Off screen and on, the 1950s was a spectacular era for science fiction. In literature, Ray Bradbury kicked off the decade with his masterpiece, The Martian Chronicles, while digest magazines like Galaxy were publishing the works of such sci-fi luminaries as Arthur C. Clarke, Isaac Asimov and Robert Heinlein.
In the cinema, every year brought forth a fresh wave of genre pictures, some brilliant in their awfulness (Plan 9 From Outer Space, Robot Monster), others simply brilliant. This article is devoted to the movies in the latter category.
Here, then, is my rundown of my ten favourite science fiction movies of the 50s:
Destination Moon (1950)
The 50s era equivalent of 2001: A Space Odyssey, Destination Moon was the brave attempt of producer George Pal to bring a convincing account of a maiden voyage to the moon, 19 years before the actual lunar landing took place.
There are many aspects of Destination Moon that are now peculiarly quaint – the V2-like rocket, the stilted dialogue, and flag-waving jingoism – but the movie is notable for its concentration on scientific fact rather than bug-eyed monsters, and its attempt to imagine what a lunar mission might look like is, in places, surprisingly accurate.
The Day The Earth Stood Still (1951)
I owe my enduring devotion to sci-fi to BBC2. In the 1980s, the channel aired a series of 50s genre movies at around teatime every week. I remember rushing home from school one winter’s evening to watch The Day The Earth Stood Still, and sitting wide-eyed before the television as the rail-thin figure of Michael Rennie emerged from his sleek flying saucer. I was absolutely spellbound.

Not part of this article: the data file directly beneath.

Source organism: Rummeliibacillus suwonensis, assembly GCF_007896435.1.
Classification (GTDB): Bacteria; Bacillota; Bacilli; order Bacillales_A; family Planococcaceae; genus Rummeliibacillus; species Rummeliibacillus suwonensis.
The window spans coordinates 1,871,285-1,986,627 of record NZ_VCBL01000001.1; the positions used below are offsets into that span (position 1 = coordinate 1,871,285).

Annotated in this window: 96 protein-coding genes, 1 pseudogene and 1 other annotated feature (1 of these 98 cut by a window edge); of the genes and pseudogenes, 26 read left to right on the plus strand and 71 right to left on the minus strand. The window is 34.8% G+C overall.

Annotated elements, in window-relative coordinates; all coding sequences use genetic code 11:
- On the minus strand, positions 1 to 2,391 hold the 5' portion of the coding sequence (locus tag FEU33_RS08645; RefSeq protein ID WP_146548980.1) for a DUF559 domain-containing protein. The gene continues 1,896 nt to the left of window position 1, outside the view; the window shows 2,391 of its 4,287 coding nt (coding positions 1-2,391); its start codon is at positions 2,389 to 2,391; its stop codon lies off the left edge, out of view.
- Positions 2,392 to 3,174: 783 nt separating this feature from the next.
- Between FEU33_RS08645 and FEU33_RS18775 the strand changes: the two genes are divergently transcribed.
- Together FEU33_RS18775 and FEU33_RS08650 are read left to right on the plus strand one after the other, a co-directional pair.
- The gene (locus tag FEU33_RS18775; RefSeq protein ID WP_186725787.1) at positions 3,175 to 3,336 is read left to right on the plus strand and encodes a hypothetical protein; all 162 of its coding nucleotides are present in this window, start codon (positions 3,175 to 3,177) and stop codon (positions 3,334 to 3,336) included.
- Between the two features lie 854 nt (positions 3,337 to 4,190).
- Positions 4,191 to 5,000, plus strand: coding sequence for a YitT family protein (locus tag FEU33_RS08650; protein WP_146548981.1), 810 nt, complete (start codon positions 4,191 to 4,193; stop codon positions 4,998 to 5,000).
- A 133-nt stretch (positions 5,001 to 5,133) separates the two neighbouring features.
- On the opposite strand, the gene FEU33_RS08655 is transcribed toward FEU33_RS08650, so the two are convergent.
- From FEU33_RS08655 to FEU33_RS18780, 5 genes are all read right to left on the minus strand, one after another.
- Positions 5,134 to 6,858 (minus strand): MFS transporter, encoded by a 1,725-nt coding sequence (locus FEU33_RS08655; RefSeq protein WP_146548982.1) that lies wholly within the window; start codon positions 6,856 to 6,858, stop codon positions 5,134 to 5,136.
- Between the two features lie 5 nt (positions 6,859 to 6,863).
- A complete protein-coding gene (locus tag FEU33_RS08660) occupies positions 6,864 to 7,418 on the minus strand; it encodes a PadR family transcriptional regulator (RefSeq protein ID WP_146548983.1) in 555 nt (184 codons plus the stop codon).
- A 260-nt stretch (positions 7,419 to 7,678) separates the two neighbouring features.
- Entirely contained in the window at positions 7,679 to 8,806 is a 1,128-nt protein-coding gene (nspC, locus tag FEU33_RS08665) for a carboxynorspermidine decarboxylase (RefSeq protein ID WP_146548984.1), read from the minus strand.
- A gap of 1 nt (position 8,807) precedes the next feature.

Rennie may have been a mere man in a silver suit, but his performance, as an extraterrestrial with a grave message to deliver, is utterly convincing. Along with Jeff Bridges in Starman and David Bowie in The Man Who Fell To Earth, Rennie makes for one of the screen’s most engaging humanoid aliens, bringing an ethereal, detached grace to the role.
Then there’s Gort, the robot of few words, whose deadly eye can melt tanks, and who can only be pacified with the now immortal phrase, “Klaatu barada nikto!” A classic.
Invaders From Mars (1953)
Treading the boundary between science fiction and dreamlike fairytale, William Cameron Menzies’ classic Invaders From Mars captured the 50s fear of communism with mesmerising style.
The film’s opening, in which a little boy watches from his bedroom window as a flying saucer descends into a field during a thunderstorm, is an unforgettable sequence, paving the way for almost an hour of unrelenting paranoia.
Making the most of a meagre budget, Menzies created a series of remarkable, impressionistic sets that looked like something out of a febrile nightmare, from the weird angles of a police station to the field in which the aliens lurk. And while this lack of cash becomes painfully obvious in the final reel, with the running time padded out with endless flashbacks and extensive use of stock footage, Invaders From Mars is nevertheless a chilling, effective sci-fi gem.
It Came From Outer Space (1953)
As a youth, the ultimate revelation that It Came From Outer Space‘s aliens were, in fact, harmless travellers with engine trouble rather than merciless invaders came as a terrible disappointment. Viewed as an adult, the film’s premise, the work of the incomparable Ray Bradbury, is an unusual one, particularly for sci-fi of the time. As was the case in The Day The Earth Stood Still, it’s the ignorant humans who are the real menace.
There’s still a hint of Bradbury’s gentle poetry in certain patches of Harry Essex’s screenplay, while director Jack Arnold punctuates the film with some occasionally startling images. There’s a great moment near the opening, where law enforcers open fire on a speeding pickup truck, and the view cuts to inside the cabin as it catches fire. Then there’s the alien craft itself, an eerie polyhedron of light that convinces, despite the film’s tiny budget.
The War Of The Worlds (1953)
HG Wells’ classic alien invasion novel got its first big screen adaptation in Byron Haskin’s colourful, brisk updating, which shifts location from the UK’s home counties to the sunnier climes of Southern California, while leaving its story of mass destruction largely intact.
The tripods imagined by Wells now have invisible legs (too tricky for the effects team of the time to animate), but are slickly designed and as havoc inducing as ever, obliterating soldiers and entire towns with their deadly heat rays.